Changing the face of the communications sector

by Martha Salhotra

December 2, 2019 

On Friday 29 November the first ever BME PR Pros conference was held in London. To say it was a success is the understatement of the year and here at CIPR Inside we just had to get the inside knowledge on the key takeaways from the day. So a huge thank you to Martha Nahar who has captured the day beautifully in this insightful blog:

“Sometimes you have to create your own platform.” From the registration desk to the conference guide and presentations, these were the words that stood out at the first-ever BME PR Pros conference, which took place on Friday 29 November at the Amnesty International UK Human Rights Action Centre. Organised by BME PR Pros founder and PR Consultant Elizabeth Bananuka, the conference was themed around ‘Comms in a post-mainstream world’ and explored new audiences, new platforms and new communication techniques.

I can’t think of any other conference that has been so relevant and in tune with what’s happening around us right now. Not only was it the first time I’ve ever seen so many people from BAME backgrounds under one roof, but it was clearer than ever we all had one common goal: changing the face of the communications sector and earning our place at the table. Although the words ‘diversity’ and ‘equality’ spring to mind, the conference was about so much more than celebrating difference in the communications sector.

Not only was I tasked with supporting social media engagement with the conference on the day (we trended on Twitter by the way), I was also taking far too many notes from the phenomenal breadth of speakers that gave keynotes. We were well and truly spoiled with what can only be described as a powerhouse of an agenda, with presentations from gal-dem magazine’s Liv Little on the growth and popularity of the publication, and a panel discussion on who female consumers are and what they want, featuring names including Tobi Oredein, founder of Black Ballad and Effie Kanyua, Director of PR and Communications at Hearst UK. The day ended with an eye-opening keynote from the BBC’s Samira Ahmed on reporting truth in a fake news world.

For me, the key takeaway was that the way brands communicate has evolved rapidly, and faster than we’ve been able to bat an eyelid. Traditional PR has gone out of the window and collaboration and newness is now king. All you need is an idea, as demonstrated by Liv Little’s presentation. She has grown gal-dem with a tone that is fresh, new and authentic and said that “community is the heart of everything we do.” A Guardian Weekend magazine takeover in August this year generated 1.6 million visits online and sold 7,000 more copies than the benchmark for that month. It was a poignant reminder to keep your communications fresh and to create content that either creates a new community or builds on an existing one – and according to Liv, a no-nonsense attitude has really helped them go far.

Mental health, workplace culture, masculinity and the ‘new man’, podcasts and crisis communications were also some of the subjects that were tackled throughout the day. And yes, that Prince Andrew interview did come up! One of my favourite breakout sessions came from podcast producer Leanne Allie. What I found insightful about this session was the idea that podcasting is not only one of the newer ways of communicating, but that it’s a channel that truly promotes freedom of expression in a way that is less controlled. I hadn’t thought about podcasts quite like that. Leanne made an interesting point about how podcasts can maximise the content you’re already putting out as it can encourage two-way engagement – you can get people listening to contribute their views and make them feel like they’re a part of your communications output. While podcast does feel slightly like newer territory and does require a large amount of work, it made me realise that there is a huge amount of value in audio, and that you can still make it visual using existing channels.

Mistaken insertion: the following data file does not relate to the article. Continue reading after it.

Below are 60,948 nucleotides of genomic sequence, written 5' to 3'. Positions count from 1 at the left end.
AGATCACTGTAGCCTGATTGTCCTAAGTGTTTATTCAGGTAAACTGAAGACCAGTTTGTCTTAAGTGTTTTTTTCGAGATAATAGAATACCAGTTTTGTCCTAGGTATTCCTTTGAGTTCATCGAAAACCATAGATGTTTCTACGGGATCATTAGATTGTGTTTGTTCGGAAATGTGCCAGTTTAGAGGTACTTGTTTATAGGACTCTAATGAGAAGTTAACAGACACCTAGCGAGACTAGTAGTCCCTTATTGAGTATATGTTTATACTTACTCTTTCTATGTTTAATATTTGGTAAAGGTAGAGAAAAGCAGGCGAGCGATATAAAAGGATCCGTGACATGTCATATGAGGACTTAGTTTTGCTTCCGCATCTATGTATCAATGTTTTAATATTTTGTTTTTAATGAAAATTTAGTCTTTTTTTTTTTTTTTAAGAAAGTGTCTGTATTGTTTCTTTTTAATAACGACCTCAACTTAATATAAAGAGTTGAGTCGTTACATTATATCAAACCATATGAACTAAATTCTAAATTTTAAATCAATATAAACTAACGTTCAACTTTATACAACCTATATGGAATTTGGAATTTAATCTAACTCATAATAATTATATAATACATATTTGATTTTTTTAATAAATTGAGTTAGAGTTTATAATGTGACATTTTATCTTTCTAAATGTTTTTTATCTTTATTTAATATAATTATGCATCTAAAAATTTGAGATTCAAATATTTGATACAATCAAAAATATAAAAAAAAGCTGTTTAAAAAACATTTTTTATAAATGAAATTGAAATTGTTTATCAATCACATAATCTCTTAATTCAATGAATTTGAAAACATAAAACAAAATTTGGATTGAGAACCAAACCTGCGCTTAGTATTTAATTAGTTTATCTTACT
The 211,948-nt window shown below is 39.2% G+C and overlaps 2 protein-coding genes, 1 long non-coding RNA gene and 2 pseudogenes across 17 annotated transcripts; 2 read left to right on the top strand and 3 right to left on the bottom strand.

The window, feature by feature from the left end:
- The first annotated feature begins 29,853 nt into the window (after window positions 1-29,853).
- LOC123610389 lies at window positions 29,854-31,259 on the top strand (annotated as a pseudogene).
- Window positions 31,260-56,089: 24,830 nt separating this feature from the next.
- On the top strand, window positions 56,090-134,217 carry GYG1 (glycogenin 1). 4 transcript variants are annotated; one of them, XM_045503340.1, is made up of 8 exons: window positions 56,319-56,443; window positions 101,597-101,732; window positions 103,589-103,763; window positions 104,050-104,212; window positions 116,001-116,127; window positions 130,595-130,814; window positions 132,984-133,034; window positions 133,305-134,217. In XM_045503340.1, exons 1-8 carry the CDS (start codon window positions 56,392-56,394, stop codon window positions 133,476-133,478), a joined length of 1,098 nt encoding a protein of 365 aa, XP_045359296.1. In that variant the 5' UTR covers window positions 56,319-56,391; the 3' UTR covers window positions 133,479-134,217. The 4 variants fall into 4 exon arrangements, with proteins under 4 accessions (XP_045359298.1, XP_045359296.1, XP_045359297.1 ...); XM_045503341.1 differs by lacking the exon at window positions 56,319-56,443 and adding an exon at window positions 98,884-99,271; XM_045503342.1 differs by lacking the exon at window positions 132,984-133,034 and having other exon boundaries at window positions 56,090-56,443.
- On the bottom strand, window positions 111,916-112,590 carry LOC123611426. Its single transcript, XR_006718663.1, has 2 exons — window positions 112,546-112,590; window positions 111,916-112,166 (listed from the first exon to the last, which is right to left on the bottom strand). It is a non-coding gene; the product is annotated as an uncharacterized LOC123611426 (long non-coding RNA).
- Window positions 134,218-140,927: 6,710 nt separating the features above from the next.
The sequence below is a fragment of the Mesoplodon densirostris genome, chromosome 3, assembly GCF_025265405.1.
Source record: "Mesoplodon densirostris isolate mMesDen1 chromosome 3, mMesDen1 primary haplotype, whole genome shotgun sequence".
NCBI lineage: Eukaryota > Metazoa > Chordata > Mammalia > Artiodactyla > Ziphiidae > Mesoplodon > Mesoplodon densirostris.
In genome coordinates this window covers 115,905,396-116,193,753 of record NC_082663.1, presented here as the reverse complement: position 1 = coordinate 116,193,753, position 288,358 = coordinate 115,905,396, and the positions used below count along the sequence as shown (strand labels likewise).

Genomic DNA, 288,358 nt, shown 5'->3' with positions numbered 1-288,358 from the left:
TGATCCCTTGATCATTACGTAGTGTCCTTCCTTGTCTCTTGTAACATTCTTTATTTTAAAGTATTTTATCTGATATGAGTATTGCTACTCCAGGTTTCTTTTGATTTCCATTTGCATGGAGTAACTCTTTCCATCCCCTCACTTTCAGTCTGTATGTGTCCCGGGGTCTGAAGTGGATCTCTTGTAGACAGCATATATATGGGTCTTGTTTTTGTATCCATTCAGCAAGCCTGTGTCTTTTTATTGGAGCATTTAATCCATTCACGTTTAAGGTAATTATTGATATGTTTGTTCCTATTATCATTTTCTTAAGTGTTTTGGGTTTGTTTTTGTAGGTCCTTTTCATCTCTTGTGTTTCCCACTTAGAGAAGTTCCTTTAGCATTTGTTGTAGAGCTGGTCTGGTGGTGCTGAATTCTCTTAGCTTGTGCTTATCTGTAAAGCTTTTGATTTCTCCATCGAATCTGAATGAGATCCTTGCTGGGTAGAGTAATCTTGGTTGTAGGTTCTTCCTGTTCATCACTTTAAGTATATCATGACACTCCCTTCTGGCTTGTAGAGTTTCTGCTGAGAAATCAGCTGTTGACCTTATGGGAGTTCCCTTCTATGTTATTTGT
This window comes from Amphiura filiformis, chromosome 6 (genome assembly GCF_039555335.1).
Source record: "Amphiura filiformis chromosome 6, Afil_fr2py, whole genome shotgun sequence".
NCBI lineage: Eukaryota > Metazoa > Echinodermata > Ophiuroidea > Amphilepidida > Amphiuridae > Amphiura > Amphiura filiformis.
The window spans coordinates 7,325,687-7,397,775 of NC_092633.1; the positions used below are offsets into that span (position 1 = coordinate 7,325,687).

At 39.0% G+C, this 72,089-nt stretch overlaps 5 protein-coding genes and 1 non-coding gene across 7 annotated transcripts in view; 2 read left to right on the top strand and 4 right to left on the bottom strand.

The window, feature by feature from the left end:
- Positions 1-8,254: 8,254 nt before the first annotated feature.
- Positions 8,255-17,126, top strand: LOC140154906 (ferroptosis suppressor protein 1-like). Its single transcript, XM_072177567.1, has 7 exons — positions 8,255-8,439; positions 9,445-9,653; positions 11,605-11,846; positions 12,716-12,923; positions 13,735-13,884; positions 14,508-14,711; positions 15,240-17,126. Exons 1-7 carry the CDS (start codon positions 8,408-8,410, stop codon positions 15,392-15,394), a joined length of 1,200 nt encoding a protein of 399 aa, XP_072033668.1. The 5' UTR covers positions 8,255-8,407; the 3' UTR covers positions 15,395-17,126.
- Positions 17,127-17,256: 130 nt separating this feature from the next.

A conference highlight for me was hearing Pia Webley, who spoke about growing Channel 4’s social media presence from the ground up. Not every brand has as much content to work with as Channel 4, but Pia highlighted the importance of making what you put out relevant to your audience, and avoiding clickbait to really engage with what resonates with your target audience. One of the most interesting bits of social media Channel 4 are doing involve very interactive Instagram stories, such as creating murder mysteries that users can easily engage with, but also producing content that has an immediate hook, is punchy, makes people laugh and most importantly, which they will view and share with others. By doing all of these things, Channel 4 has achieved 71 million views on Instagram in 2019, and 8 billion views on Facebook.

The inaugural BME PR Pros conference gave a lot of food for thought and introduced a set of speakers that were bang on trend and know exactly how to communicate in what is a new era for PR. Thanks to Elizabeth for organising a phenomenal day!


Martha Salhotra is an Internal Communications Officer at Imperial College London. She has a background in PR and has previously worked for the NHS and Macmillan Cancer Support. This year she was a mentee on the BME PR Pros Mentoring Scheme. Outside of work, Martha loves travelling (she recently completed the Golden Triangle tour of India), social media, reading cheesy romance novels and trips to the theatre.